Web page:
HobokeNanny said...

Umm...he's a kid. He knows that when nanny X comes, mom leaves. I have amazing relationships with every kid I watch, but over a family member, who wants a nanny? Why is this "alarming?"

♥ Amy Darling ♥ said...

I wanted to add that it is very important to assess your son's mood when you get home. If he seems in good spirits, then probably there is nothing wrong w/your nanny. However, if he still seems unhappy every time you walk through the door, I would let her go due to poor chemistry, etc.

I wouldn't put up a nanny-cam because that is being deceptive and if your nanny finds out inadvertently that you were secretly filming her, she may not be too happy about it.

melissa said...

I agree with CleaverJune- although my charge is always thrilled to see me, whenever her grandparents have been in town she is a bit of a terror to deal with sometimes. Her grandma watches her if I'm on vacation, and it's always a rough start when I get back the next week. There are definitely not the same rules when I'm gone. I tend to be a bit strict, and that's no fun when you've had no rules the week before! I'm just saying, as long as your child is otherwise happy, I wouldn't worry. If his behavior starts to change, then I'd be concerned.

MissMannah said...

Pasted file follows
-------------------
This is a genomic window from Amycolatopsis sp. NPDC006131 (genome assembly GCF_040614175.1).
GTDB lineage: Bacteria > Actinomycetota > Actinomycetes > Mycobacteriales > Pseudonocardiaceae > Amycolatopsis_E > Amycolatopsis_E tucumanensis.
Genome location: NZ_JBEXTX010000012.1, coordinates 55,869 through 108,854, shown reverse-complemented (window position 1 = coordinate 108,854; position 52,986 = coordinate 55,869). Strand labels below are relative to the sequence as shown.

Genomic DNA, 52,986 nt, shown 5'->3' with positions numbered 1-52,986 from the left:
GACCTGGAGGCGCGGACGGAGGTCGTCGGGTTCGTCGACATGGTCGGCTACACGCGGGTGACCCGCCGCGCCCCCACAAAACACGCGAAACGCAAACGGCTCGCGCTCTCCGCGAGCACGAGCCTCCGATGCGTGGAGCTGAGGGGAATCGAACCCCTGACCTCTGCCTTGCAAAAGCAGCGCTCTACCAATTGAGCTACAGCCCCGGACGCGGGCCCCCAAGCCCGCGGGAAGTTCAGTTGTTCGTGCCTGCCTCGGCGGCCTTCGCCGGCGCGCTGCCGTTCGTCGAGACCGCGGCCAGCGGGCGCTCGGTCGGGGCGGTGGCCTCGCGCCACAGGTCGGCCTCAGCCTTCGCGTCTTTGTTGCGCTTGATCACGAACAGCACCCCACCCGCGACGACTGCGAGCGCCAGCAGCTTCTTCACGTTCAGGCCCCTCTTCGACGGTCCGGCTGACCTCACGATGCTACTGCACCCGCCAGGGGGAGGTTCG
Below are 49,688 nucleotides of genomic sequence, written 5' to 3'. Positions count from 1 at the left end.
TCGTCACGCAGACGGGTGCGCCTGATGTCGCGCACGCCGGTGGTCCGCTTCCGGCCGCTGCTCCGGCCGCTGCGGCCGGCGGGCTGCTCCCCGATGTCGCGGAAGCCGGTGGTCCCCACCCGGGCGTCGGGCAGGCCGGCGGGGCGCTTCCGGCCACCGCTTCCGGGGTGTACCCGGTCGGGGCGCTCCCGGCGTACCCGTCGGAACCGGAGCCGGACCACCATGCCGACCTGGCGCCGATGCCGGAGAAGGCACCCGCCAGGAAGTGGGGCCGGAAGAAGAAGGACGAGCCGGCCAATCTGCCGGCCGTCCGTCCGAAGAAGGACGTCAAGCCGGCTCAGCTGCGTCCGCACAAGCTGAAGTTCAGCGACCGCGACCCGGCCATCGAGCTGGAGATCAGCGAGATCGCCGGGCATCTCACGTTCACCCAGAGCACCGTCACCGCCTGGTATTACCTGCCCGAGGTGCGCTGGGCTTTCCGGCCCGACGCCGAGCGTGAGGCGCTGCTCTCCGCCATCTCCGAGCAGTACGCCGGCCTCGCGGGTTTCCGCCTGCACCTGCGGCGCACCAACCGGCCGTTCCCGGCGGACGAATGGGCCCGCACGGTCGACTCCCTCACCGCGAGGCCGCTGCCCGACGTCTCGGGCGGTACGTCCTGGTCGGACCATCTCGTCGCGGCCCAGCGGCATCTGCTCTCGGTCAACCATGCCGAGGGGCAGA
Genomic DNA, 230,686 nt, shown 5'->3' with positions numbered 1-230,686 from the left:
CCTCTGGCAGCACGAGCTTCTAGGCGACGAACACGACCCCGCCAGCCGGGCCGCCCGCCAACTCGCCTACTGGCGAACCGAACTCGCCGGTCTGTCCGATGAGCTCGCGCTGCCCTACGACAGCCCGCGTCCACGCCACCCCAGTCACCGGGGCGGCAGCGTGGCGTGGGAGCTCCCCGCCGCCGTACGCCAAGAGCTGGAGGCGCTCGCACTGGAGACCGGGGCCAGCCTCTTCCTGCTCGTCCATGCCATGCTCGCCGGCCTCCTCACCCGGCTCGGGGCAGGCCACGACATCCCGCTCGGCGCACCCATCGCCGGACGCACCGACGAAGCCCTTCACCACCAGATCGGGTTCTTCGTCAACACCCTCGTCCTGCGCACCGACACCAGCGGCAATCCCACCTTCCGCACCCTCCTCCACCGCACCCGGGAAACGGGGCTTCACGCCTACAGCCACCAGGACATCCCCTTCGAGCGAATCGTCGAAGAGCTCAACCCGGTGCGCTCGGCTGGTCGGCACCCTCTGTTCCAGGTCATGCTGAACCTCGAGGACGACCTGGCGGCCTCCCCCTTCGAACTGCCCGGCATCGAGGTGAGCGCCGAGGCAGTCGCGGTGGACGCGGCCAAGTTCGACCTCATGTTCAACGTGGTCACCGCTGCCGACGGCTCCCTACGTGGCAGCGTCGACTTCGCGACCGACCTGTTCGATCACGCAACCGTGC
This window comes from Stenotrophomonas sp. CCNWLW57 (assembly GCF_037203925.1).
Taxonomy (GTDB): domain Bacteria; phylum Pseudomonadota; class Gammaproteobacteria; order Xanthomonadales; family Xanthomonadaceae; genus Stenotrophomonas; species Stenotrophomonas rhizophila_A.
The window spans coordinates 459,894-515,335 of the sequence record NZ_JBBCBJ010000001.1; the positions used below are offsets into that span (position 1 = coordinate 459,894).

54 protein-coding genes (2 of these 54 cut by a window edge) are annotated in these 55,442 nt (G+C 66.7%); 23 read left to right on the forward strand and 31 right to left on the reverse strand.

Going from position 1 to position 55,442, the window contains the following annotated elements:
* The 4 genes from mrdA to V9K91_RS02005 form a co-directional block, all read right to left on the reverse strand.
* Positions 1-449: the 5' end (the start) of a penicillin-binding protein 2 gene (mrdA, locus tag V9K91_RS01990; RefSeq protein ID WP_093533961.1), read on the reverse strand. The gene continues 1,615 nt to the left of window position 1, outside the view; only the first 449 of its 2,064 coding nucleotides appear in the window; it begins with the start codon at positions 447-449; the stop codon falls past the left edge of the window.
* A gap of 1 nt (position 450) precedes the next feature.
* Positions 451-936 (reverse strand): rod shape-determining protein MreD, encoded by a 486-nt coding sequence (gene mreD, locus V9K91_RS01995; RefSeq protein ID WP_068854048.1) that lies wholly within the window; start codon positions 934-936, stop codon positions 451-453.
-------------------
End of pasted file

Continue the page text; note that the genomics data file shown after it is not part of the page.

I agree with others that it is likely a case of grandparents spoiling him a bit and nanny being more strict. But that's the way it should be! If you see no other red flags, I'd say don't worry about it and just keep asking your son to describe his day...not only to put your mind at ease but to practice his verbal skills. If you find yourself getting really worried, install a nanny cam, but only if you discussed it with the nanny during the interview. If you have never spoken of nanny cams, she may see it as a huge invasion of privacy.

♥ Amy Darling ♥ said...

One thing I notice that my families see as a huge factor in keeping me on as their nanny is the fact that when they walk through the door, they love how their child is in good spirits and seems content. When I use them as references, they always use this line to show other families why they are so happy w/me.

I have had many children cry and fuss when their parents walk out the door, but within minutes they are laughing, playing and care-free. I practice re-direction w/them and feel it is very effective.

Siriusly James said...